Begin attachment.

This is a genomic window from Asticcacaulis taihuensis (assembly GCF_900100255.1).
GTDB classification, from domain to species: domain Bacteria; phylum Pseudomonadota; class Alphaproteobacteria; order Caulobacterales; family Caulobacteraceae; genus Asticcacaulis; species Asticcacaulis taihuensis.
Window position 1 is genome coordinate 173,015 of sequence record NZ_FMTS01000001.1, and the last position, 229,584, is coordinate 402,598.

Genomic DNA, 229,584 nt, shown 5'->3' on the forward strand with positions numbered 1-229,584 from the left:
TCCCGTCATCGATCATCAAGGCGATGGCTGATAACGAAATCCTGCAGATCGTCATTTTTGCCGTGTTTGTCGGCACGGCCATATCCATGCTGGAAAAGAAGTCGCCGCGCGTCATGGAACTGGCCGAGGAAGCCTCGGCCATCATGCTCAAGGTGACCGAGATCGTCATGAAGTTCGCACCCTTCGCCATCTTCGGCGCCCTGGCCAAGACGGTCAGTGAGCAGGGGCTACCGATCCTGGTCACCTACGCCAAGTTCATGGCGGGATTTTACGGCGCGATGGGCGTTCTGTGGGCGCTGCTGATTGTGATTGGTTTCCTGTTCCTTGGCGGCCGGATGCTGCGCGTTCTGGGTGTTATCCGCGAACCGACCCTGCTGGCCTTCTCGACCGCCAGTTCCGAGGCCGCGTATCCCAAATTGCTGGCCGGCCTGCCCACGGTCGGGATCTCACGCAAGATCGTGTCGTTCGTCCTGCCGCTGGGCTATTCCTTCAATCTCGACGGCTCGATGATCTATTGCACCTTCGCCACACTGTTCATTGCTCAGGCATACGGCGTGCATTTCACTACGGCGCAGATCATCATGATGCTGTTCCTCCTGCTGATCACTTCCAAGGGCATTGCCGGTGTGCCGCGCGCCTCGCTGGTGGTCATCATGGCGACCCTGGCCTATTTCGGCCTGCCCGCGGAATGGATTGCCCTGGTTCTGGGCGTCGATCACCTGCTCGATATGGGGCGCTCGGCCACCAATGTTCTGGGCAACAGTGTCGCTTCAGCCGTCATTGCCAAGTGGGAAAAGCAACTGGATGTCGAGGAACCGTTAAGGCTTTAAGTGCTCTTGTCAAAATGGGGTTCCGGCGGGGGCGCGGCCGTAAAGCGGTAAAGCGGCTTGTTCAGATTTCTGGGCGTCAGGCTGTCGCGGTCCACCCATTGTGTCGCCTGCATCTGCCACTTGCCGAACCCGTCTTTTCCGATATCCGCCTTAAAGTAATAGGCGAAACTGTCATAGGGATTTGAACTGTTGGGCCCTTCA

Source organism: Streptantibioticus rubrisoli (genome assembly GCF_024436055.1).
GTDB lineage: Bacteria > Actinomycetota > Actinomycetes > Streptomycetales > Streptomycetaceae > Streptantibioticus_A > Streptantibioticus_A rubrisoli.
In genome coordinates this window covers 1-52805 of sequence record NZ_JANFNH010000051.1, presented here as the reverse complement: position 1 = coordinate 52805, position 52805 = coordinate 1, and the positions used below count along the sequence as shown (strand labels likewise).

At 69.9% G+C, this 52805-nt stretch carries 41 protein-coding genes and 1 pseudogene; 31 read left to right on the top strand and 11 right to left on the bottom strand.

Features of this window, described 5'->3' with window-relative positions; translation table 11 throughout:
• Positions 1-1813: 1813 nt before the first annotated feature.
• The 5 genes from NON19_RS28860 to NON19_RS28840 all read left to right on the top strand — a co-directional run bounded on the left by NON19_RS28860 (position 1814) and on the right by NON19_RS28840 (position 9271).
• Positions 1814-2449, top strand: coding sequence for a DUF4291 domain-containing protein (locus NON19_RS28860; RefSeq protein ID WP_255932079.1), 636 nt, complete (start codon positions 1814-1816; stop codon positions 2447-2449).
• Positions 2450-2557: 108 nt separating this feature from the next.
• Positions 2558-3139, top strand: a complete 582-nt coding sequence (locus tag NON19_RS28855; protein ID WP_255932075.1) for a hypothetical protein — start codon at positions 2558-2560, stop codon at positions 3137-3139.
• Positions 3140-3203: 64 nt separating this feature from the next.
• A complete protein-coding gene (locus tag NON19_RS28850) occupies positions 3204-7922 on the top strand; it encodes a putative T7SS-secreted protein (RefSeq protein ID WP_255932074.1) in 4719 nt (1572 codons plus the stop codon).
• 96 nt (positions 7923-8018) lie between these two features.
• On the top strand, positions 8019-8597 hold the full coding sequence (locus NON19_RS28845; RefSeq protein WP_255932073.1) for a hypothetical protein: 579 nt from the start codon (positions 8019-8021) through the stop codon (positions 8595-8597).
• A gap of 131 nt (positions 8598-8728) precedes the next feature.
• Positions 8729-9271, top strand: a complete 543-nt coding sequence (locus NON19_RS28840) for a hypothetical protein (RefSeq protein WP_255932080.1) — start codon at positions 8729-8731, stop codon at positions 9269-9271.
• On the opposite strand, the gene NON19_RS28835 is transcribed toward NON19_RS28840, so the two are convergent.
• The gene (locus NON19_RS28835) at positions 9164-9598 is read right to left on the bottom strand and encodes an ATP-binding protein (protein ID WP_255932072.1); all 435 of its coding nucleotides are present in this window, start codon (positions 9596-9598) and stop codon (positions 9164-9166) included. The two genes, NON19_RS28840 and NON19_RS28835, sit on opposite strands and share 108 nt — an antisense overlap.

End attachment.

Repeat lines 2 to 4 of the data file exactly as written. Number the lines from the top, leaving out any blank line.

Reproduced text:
GTDB classification, from domain to species: domain Bacteria; phylum Pseudomonadota; class Alphaproteobacteria; order Caulobacterales; family Caulobacteraceae; genus Asticcacaulis; species Asticcacaulis taihuensis.
Window position 1 is genome coordinate 173,015 of sequence record NZ_FMTS01000001.1, and the last position, 229,584, is coordinate 402,598.

Genomic DNA, 229,584 nt, shown 5'->3' on the forward strand with positions numbered 1-229,584 from the left: